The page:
Exactly. So the question is: are RAW processing applications smart enough to take the shot conditions (and camera make and model) into account when applying their default processing or is it mandatory to hand-tweak every shot? If the processing is done in the camera, one can assume it is done well and with knowledge of the sensor and conditions (speaking of decent cameras here). E.g. the amount of noise reduction applied will depend on the ISO and shutter speed.

    If I shoot a RAW, there is no reason I should have to do anything to get a picture at least of the same quality as the JPEG (putting aside the less bits and the compression), i.e. the same colours, the same sharpness, the same noise reduction. The software that processes the RAW file should as a starting point process the data the same way as the camera, based of the same information. Otherwise it means that I have to tweak every RAW manually just to get a decent picture, even before I can decide if I'm gonna use it or not. No thanks. To me the point of RAW is that if I need to adjust a picture, then I have more dynamic and no compression, not that I want to spend half an hour on every shot.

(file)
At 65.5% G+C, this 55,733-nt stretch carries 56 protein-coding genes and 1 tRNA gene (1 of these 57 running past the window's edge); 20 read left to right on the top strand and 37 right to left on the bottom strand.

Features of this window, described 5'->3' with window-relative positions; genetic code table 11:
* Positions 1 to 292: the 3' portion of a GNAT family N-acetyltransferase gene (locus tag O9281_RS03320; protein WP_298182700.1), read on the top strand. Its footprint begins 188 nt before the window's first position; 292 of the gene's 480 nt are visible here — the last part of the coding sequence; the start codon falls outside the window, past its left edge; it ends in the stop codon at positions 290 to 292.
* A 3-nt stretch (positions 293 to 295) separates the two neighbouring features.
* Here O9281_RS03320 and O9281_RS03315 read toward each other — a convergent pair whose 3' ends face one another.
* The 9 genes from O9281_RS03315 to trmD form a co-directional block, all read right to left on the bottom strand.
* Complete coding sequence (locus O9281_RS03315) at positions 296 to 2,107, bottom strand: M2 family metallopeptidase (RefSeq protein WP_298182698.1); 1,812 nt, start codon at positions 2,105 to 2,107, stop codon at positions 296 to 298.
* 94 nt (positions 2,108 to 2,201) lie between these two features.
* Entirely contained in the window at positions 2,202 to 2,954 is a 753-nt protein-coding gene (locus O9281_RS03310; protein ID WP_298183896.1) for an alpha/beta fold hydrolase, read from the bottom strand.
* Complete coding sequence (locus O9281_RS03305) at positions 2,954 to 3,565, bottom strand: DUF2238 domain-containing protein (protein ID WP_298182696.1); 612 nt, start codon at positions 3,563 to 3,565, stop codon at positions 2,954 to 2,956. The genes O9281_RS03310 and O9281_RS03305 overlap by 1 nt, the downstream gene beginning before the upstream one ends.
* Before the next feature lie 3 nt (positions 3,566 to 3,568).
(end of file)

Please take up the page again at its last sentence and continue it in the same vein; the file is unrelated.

8. Olivier said on March 12, 2008:

    Sure, but how do I know what these methods are (and more importantly what are the parameters) and why can't the software apply them for me automatically so I have a decent starting point?

    Software does give you a decent starting point. Aperture, for example, comes with pre-sets for cameras, and you can tweak those settings (and apply them as the new defaults) too. So if you want to ramp up your defaults to include more saturation and sharpening, go ahead.

    Olivier said on March 12, 2008: